Below is a copy of work in progress on the my website presence, things outstanding to do include creating a more critically engaged tone, without alienating the "ordinary" buyer. I think I will drop the postcard section for something easier, or leave it as an occasional, non promised "gift" rather than tie myself into a commitment. The other to do is to really get to work on the "Better Painting Practice Blog".
Website Plan Worksheet for: JenniferSendall.com
Prepared by: Jennifer Sendall
Last updated: 2nd Feb 2017
About the Business
Business Overview / Elevator Pitch
Jennifer is an internationally recognised Contemporary Realist oil painter working in Suffolk, England. She specialises depicting the life and landscapes of East Anglia, and is gaining increasing respect for her painting “en plein air” landscapes, particularly her small “postcard” paintings. She sells her smaller works directly from her website.
As a traditionally-trained painter she has a deep technical knowledge of the application of the historical craft of painting, and runs workshops and webinars, and shares her knowledge through her website and newsletters “The Artists Cheat Sheet”
Slogan (a.k.a. tagline or strapline)
A Leading Painter of East Anglian Life
Original and Aspirational Art, Luxury yet affordable. Charming. Unusual Expertise, Keeper of secrets.
About the Audience
Customers / Target Audience
Art Buyers: Aspirational,over 40, Country-lifers, East Anglians interested in the environs, international buyers looking for tradition and nostalgia. Interior decorators looking for original artworks. Weekenders to East Anglia, well off retirees.
Artists: Artists looking to improve their techniques and understanding. Beginners through to Professionals. Aspirations to realism. Disappointed by non-trad training. Looking for trade “secrets” recipes old master tricks. Web-savvy researchers. Looking to improve and develop their business models, desiring to make more profitable relationships with buying public, web and social techniques.
Customer’s Primary Purpose on the Site
- Collectors: To be entertained. Enjoy viewing a blog/portfolio of my work, getting postcards, sending postcards.
- Fellow Artists: To be entertained and intrigued.View blog/portfolio, hints and tips and sign up to Hints and Tips email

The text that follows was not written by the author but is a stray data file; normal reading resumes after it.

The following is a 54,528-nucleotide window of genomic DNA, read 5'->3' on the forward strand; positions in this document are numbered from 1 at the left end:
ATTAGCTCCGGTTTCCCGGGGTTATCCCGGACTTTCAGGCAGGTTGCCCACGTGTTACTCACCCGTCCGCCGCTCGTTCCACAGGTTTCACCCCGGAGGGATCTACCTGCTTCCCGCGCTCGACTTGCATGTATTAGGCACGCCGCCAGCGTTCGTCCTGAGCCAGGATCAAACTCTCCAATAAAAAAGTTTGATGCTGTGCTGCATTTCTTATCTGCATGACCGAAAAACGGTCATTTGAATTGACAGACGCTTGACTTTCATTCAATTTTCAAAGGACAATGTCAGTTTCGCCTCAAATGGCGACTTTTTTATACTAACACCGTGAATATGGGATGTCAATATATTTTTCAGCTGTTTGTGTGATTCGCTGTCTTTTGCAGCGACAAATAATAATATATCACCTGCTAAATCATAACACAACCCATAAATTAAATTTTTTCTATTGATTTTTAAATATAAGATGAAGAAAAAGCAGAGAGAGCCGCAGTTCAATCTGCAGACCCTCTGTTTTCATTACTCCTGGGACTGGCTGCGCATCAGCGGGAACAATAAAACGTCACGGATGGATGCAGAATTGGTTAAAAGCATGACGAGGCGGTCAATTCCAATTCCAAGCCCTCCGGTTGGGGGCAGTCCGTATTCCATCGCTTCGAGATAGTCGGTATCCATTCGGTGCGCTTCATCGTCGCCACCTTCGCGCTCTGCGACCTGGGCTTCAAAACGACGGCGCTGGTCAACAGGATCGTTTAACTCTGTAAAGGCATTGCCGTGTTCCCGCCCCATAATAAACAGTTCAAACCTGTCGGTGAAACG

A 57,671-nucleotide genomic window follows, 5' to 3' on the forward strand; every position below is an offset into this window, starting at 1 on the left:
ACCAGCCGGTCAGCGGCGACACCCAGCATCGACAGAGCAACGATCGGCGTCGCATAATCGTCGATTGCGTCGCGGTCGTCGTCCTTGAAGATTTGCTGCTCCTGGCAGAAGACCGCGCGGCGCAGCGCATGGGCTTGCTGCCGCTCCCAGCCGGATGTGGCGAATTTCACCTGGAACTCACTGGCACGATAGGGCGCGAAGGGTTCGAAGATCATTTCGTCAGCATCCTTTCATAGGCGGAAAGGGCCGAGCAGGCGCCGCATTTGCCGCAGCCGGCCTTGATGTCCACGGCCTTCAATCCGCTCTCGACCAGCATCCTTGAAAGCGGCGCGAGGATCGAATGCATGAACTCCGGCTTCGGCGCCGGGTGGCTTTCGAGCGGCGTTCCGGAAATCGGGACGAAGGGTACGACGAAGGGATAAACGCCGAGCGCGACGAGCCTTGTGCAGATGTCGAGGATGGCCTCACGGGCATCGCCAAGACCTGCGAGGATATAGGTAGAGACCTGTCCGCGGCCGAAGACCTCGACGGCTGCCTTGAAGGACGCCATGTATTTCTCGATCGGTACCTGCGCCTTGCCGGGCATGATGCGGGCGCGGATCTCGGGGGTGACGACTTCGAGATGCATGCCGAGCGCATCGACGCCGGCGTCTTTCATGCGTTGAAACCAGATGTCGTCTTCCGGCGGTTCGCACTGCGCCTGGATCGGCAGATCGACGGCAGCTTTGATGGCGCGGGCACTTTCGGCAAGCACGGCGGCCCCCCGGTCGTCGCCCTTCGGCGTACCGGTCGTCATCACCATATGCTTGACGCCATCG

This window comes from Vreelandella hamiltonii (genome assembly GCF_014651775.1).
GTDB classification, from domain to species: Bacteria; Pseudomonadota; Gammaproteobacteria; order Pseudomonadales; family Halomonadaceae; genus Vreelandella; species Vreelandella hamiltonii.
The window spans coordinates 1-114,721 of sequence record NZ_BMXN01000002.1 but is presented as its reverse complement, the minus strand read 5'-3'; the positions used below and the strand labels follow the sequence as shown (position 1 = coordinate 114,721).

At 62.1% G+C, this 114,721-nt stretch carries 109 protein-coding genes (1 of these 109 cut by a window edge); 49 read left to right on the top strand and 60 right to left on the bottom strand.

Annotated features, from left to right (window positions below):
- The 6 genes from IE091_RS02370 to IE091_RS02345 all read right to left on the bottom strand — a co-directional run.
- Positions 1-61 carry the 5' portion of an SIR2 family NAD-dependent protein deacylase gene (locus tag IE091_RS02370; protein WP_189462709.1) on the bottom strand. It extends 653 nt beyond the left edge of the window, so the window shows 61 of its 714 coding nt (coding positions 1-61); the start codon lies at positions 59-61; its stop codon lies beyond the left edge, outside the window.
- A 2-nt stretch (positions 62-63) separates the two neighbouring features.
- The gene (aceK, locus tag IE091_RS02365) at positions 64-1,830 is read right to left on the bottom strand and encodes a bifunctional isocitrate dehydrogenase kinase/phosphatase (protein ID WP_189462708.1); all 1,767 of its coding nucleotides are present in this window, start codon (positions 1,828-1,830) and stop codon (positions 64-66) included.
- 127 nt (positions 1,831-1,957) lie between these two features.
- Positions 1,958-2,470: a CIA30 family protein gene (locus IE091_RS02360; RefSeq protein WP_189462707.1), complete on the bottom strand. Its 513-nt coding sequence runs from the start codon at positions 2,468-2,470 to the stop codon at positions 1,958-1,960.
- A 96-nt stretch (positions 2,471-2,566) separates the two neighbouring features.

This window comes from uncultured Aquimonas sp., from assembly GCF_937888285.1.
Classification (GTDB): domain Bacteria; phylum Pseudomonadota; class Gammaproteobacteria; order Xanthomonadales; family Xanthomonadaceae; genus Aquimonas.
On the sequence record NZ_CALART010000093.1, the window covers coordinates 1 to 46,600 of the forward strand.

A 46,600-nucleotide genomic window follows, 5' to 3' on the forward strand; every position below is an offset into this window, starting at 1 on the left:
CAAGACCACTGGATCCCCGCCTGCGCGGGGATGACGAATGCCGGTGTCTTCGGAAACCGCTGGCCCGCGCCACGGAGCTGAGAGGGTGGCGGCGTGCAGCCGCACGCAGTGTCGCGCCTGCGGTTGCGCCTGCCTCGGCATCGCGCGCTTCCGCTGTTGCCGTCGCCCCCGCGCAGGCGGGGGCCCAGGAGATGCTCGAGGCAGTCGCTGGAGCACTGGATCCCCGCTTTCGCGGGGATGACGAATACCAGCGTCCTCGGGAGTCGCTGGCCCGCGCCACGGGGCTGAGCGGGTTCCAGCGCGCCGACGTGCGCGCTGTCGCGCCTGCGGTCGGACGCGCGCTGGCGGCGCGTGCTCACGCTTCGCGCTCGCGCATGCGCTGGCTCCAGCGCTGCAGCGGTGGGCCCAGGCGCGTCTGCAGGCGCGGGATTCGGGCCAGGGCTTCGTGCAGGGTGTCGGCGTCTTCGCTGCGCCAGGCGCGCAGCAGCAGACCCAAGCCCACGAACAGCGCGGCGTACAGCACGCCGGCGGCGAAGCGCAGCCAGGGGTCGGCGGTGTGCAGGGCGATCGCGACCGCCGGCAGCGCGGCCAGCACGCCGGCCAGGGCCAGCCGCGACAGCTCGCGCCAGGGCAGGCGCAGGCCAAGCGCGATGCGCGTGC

- Collectors: Browse and buy artwork or sundries
- Artists: Browse or buy how to material: workshops, webinars, books and videos.
About the Website
Example: Generate leads email and position my business at a high end upmarket position.
Create trust and professionalism
- Email sign up, for both Collectors and Artists
- Multiple galleries to showcase different styles of work
- As I Paint Blog with lots of images in each post
- Educational blog (historical and contemp. techniques, works by old masters, contemporary realists. Business skills)
- Pinterest button to make it easy for customers to pin images of our work
- Calendar showing workshops/classes
- Contact form
- 7 static content pages: Home, About (drop down Bio, Testimonials, Press, Residencies) Contact, Commissioning- updatable
- Postcard Blog
- Techniques and Reflection blog, links to Ed Products
- 6 galleries to showcase and sell Postcards, Plein Air, Studio, Portrait and Figure, Still Life. (?? images max per gallery.)
- Workshop and educational with link to ed products
- Educational Products Sales page
- Homepage will need to have a stunning image that links to each of the 6 galleries (maybe…)
- Testimonials will have a variety of text quotes.
- Use scans/PDFs of articles for the Press page.
- Ident photo for the About page?
Example: Link to Facebook & Twitter, for pushing blog posts. Twitter feed would be nice to include. Pinterest: Pin It button and link to our profile. MailChimp newsletter.
All posting must be calendarised. Twice weekly blog post. Rotation of subjects. Monthly postcard and text. Extra posts for events and news. Cycle multi media content, video, podcast. Involve guest artists. Material pushed to social media, Facebook Twitter Pinterest and Instagram. RSS feed and email every two weeks?
Launch by30th October (in time for ArtFairEast )
Example: £ (includes approx 30% contingency just in case)